Issues Affecting Women as They Age

"Working to address financial and health care concerns facing older women and women as they age."



In 1999, the Women’s Bar Association of Illinois ("WBAI") and The Chicago Bar Association ("CBA") established the Joint Task Force on Older Women’s Issues to address financial and health care concerns facing older women and women as they age. The multidisciplinary Task Force was created through the collaborative efforts of Sharon Eiseman, 1999 President of the WBAI, and Kerry Peck, 1999 President of the CBA. The successor presidents and board of both bar associations have continued to wholeheartedly embrace and promote the Task Force and its mission. The CBA has generously contributed substantial resources to the ongoing operations of the Task Force.



The Task Force has taken on such issues as pension inequities impacting women; defined benefit versus defined contribution plans for retirement; a study of the social security system and how privatization may affect women; changes in laws that will improve financial security for divorced women; educational initiatives in health care; employment issues; financial exploitation of the elderly and elder abuse.


Task Force Members

Participants on the multi-disciplinary Task Force include attorneys who specialize in elder law, family law, and pension and marital asset assessment; financial consultants; actuaries; health benefit consultants; representatives, directors and staff from various governmental agencies and offices; professors and students from local law schools; representatives of state and local government; and representatives, directors and staff of various nonprofit organizations. The Task Force is still growing in strength and membership.


Educational Programs

The Task Force hosted its first education symposium for the public and the legal community in October of 2002 at Loyola University Chicago. "Social Security and Securing Your Financial Future," provided an overview of the social security system followed by discussion on the status of women and why they fare differently under Social Security than men. The program was sponsored by the Actuarial Foundation, The Retirement Research Foundation, AARP, OWL (Older Women’s League), and Loyola University Chicago’s Elder Law Initiative.


The Task Force’s second education symposium took place in October 2003. "Women and the Workforce" educated women, employers and the general public about the state of employment opportunities and work conditions for women as they age and included discussions on how to improve future employment opportunities and benefits for older working women. The program was sponsored by The Retirement Research Foundation, AARP, CVS Pharmacy and Loyola University Chicago.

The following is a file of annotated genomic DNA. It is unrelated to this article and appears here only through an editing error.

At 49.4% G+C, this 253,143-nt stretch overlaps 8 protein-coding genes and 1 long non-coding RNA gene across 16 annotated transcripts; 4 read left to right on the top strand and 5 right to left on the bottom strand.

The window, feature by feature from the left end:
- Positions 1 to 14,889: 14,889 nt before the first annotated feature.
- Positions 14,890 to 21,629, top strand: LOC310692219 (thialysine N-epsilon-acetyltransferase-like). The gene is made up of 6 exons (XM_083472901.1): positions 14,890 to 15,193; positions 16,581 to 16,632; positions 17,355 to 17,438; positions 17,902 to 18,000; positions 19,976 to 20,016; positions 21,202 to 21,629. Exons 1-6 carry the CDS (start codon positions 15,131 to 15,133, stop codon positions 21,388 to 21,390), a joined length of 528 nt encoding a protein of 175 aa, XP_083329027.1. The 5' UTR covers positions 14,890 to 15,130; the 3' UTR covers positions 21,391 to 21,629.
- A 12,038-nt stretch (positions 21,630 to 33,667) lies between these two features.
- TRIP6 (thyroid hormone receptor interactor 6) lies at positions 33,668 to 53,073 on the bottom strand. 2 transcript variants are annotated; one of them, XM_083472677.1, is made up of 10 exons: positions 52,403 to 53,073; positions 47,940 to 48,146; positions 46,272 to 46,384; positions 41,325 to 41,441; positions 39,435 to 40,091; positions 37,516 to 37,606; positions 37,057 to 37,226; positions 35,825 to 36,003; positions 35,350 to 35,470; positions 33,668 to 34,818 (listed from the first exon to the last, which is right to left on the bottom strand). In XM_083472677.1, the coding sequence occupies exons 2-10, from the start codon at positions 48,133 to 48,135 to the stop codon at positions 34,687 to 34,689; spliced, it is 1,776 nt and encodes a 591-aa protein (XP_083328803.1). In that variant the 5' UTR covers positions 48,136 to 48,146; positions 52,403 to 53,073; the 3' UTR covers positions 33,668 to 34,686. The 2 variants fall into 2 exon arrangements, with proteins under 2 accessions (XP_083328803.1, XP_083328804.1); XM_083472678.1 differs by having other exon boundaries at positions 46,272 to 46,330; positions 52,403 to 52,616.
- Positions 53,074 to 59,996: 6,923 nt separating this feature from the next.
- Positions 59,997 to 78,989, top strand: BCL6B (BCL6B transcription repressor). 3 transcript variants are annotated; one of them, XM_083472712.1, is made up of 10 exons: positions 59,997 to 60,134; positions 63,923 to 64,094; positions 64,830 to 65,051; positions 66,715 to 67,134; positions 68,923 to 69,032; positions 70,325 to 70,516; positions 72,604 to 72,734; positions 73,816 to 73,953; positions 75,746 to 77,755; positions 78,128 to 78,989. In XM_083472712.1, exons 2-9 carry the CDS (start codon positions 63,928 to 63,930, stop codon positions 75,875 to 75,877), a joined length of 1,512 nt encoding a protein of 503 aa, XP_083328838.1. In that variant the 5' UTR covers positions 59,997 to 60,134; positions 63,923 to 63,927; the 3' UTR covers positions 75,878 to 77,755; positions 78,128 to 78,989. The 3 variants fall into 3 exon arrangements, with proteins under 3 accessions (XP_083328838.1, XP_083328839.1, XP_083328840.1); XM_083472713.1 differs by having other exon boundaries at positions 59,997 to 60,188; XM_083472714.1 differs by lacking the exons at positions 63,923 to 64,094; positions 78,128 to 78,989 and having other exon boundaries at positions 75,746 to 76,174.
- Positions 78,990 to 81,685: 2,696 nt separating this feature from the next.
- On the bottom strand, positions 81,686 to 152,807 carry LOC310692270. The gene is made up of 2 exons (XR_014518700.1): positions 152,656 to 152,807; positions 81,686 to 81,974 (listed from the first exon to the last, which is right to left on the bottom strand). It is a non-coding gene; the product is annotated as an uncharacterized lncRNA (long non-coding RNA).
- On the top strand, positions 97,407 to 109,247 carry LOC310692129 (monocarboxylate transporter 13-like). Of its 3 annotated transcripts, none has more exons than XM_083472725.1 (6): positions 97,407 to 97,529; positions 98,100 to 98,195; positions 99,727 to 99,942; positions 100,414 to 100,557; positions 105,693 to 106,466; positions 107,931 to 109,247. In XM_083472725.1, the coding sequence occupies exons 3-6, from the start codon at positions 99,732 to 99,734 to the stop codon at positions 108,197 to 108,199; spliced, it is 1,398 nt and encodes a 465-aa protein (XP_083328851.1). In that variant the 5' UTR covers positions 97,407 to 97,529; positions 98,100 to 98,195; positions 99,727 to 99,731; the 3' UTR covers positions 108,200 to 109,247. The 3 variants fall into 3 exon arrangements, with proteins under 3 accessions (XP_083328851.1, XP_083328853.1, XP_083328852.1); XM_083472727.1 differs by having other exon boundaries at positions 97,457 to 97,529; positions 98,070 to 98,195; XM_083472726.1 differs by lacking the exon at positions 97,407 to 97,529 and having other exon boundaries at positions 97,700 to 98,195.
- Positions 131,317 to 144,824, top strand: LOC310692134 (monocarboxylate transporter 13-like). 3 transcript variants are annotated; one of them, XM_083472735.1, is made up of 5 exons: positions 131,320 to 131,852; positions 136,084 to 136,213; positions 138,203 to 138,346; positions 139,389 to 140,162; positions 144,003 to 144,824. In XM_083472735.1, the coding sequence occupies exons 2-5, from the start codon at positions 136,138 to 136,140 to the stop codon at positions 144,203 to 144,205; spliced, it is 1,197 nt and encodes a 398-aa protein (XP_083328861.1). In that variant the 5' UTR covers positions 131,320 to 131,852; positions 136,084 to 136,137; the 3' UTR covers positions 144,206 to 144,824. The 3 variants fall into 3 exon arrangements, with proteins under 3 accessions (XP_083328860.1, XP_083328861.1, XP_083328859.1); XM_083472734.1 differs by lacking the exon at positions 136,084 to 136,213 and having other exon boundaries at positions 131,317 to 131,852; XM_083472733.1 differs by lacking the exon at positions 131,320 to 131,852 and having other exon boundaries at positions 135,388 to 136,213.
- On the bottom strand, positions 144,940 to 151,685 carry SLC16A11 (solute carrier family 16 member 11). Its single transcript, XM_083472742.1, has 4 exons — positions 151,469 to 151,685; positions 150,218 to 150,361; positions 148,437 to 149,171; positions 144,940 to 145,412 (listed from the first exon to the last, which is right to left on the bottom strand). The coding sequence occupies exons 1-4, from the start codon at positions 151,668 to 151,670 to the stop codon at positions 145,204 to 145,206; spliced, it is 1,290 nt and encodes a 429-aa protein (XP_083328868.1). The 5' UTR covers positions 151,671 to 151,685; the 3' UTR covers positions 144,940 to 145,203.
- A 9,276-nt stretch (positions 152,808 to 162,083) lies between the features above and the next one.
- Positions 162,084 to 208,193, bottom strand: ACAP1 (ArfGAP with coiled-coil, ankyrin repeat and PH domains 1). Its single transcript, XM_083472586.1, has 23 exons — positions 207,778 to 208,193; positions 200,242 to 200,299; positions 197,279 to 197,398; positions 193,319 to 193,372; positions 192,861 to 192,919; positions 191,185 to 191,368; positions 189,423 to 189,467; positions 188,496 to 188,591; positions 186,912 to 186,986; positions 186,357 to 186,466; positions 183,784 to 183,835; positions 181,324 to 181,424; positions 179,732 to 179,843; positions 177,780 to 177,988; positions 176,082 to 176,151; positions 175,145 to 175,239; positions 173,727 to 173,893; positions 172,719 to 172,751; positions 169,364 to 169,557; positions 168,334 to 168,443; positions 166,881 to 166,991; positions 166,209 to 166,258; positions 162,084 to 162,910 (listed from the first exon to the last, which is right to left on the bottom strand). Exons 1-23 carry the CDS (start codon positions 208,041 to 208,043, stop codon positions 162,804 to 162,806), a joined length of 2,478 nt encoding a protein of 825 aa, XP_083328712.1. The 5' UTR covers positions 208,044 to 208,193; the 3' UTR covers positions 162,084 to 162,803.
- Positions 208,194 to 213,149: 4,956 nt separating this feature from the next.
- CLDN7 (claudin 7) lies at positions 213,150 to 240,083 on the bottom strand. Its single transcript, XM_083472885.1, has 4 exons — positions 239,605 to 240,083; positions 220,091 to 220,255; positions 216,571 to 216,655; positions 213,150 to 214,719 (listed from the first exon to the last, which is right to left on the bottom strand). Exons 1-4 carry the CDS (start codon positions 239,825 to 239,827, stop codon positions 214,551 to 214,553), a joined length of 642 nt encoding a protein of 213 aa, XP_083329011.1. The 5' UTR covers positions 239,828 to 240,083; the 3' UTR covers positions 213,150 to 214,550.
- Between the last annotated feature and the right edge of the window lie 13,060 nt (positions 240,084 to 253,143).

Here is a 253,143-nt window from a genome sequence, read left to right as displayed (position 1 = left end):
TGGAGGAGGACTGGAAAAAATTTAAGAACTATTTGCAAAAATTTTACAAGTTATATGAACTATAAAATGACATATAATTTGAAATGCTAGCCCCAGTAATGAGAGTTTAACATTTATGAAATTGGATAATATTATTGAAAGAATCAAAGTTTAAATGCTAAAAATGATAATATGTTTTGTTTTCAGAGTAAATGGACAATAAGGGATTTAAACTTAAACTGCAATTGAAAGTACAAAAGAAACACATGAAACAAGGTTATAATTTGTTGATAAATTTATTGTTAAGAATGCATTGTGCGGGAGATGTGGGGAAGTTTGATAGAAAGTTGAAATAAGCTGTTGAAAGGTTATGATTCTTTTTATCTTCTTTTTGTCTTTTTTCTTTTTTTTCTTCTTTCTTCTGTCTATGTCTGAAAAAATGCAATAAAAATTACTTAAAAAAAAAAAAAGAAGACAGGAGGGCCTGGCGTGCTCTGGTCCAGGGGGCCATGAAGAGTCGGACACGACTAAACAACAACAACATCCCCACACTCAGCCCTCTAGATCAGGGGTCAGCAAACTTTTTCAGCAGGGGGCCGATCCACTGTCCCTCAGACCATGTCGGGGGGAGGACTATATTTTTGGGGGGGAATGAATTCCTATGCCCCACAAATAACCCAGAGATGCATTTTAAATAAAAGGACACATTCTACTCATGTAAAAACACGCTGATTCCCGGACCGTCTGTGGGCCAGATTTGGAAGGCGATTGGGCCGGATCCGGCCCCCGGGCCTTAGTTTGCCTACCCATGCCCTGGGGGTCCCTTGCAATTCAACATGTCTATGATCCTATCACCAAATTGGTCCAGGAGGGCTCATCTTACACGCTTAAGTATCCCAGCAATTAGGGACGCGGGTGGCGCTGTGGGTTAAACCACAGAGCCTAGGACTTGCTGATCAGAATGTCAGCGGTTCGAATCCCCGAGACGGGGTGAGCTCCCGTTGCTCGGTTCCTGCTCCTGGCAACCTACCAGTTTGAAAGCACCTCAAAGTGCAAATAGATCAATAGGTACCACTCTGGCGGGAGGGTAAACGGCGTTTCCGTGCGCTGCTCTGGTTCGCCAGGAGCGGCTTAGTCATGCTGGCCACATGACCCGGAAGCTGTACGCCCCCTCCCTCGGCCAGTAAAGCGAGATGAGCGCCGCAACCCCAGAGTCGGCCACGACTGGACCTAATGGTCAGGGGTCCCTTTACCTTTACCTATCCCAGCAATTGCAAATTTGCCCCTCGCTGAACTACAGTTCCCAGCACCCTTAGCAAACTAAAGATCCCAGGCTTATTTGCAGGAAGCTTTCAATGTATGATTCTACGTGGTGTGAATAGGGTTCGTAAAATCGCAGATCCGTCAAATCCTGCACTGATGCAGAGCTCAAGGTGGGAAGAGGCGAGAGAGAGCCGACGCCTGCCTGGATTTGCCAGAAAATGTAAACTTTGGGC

In 2005, the Task Force is hosting an educational series to examine hot button issues concerning health care for the American woman. This series of programs has been designated as 2005 White House Conference on Aging (WHCOA) events which will allow the Task Force to officially submit input to the President and the United States Congress as they develop policy relating to aging issues at the decennial WHCOA. The series will provide attendees with up-to-date information about the topics addressed, and with a forum through which attendees may voice concerns about current systems and suggest possible changes. Topics to be addressed include: long term care; Medicare and Medicaid; access to affordable, quality health care; health care literacy and more.


Cable TV Project

One of the first major projects the Task Force, completed in 2001, was the taping of a series of cable programs that focus specifically on physical and mental health care matters and crimes against the elderly. Concerns in these areas affect women disproportionately because women tend to outlive their male spouses or partners, and are poorer as well. Women are also more commonly the ones who serve as caregivers, both to their children and to their aging and ailing parents. All of these vulnerable women can become empowered through information about their rights and available support services, and those who provide services to them will also benefit from additional information on these subjects.


The programs in this Cable Project were telecast on The Chicago Bar Association’s Cable TV program called "You and the Law." All of the programs feature professionals in the field of elder care engaging in a discussion about problems encountered by older women--and men--and their caregivers, and options available for solving the problems. Each program uses realistic hypotheticals as teaching tools. Through a generous grant from the Women’s Bureau of the U.S. Department of Labor, the programs tapes were provided free of charge to approximately 40 senior centers, libraries and social service agencies throughout Chicago for educational use by and for the public, and for clients and staff of facilities as appropriate.